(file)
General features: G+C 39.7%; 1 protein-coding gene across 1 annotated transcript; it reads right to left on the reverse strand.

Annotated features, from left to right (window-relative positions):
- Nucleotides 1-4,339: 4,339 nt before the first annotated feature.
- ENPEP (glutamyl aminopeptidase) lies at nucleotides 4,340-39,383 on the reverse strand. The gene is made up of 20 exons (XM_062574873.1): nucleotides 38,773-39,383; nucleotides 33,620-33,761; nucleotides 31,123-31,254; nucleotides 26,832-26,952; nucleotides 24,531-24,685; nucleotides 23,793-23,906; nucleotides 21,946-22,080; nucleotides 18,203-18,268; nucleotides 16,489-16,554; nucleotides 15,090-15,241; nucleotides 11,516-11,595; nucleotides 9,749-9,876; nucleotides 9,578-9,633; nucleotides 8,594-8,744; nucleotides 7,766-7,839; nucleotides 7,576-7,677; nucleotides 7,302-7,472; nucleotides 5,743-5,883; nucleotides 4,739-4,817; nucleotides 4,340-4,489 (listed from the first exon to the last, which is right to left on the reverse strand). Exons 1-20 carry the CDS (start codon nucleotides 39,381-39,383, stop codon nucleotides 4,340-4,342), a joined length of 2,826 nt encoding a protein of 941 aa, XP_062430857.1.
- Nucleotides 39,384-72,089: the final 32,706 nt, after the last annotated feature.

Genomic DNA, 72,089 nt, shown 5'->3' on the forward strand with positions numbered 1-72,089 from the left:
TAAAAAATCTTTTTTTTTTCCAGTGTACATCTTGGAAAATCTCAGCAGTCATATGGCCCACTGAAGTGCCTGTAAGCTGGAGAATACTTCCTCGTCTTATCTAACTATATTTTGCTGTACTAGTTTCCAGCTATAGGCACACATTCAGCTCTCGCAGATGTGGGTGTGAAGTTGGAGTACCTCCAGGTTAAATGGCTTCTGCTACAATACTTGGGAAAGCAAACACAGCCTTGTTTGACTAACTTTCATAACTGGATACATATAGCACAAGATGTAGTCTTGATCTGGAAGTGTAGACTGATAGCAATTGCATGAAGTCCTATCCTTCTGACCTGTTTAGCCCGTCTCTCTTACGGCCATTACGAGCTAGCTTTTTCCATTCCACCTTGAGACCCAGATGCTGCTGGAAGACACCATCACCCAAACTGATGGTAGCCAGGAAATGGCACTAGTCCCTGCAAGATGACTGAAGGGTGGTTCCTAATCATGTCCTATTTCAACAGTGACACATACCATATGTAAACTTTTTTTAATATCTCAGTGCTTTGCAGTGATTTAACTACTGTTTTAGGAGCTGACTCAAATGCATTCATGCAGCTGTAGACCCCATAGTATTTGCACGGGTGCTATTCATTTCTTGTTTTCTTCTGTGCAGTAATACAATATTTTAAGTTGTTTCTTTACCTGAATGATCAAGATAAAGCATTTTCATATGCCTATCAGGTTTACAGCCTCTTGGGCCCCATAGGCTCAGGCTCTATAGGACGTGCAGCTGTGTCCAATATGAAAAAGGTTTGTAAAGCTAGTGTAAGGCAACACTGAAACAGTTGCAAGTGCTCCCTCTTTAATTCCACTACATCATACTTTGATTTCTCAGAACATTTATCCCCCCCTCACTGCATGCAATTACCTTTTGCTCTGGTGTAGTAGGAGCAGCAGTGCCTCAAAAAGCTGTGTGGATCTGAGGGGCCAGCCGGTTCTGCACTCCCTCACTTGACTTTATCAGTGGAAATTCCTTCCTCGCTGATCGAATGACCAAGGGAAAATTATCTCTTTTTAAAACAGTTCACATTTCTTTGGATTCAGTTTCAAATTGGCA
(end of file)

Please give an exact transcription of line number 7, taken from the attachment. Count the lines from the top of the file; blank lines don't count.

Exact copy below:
TAAAAAATCTTTTTTTTTTCCAGTGTACATCTTGGAAAATCTCAGCAGTCATATGGCCCACTGAAGTGCCTGTAAGCTGGAGAATACTTCCTCGTCTTATCTAACTATATTTTGCTGTACTAGTTTCCAGCTATAGGCACACATTCAGCTCTCGCAGATGTGGGTGTGAAGTTGGAGTACCTCCAGGTTAAATGGCTTCTGCTACAATACTTGGGAAAGCAAACACAGCCTTGTTTGACTAACTTTCATAACTGGATACATATAGCACAAGATGTAGTCTTGATCTGGAAGTGTAGACTGATAGCAATTGCATGAAGTCCTATCCTTCTGACCTGTTTAGCCCGTCTCTCTTACGGCCATTACGAGCTAGCTTTTTCCATTCCACCTTGAGACCCAGATGCTGCTGGAAGACACCATCACCCAAACTGATGGTAGCCAGGAAATGGCACTAGTCCCTGCAAGATGACTGAAGGGTGGTTCCTAATCATGTCCTATTTCAACAGTGACACATACCATATGTAAACTTTTTTTAATATCTCAGTGCTTTGCAGTGATTTAACTACTGTTTTAGGAGCTGACTCAAATGCATTCATGCAGCTGTAGACCCCATAGTATTTGCACGGGTGCTATTCATTTCTTGTTTTCTTCTGTGCAGTAATACAATATTTTAAGTTGTTTCTTTACCTGAATGATCAAGATAAAGCATTTTCATATGCCTATCAGGTTTACAGCCTCTTGGGCCCCATAGGCTCAGGCTCTATAGGACGTGCAGCTGTGTCCAATATGAAAAAGGTTTGTAAAGCTAGTGTAAGGCAACACTGAAACAGTTGCAAGTGCTCCCTCTTTAATTCCACTACATCATACTTTGATTTCTCAGAACATTTATCCCCCCCTCACTGCATGCAATTACCTTTTGCTCTGGTGTAGTAGGAGCAGCAGTGCCTCAAAAAGCTGTGTGGATCTGAGGGGCCAGCCGGTTCTGCACTCCCTCACTTGACTTTATCAGTGGAAATTCCTTCCTCGCTGATCGAATGACCAAGGGAAAATTATCTCTTTTTAAAACAGTTCACATTTCTTTGGATTCAGTTTCAAATTGGCA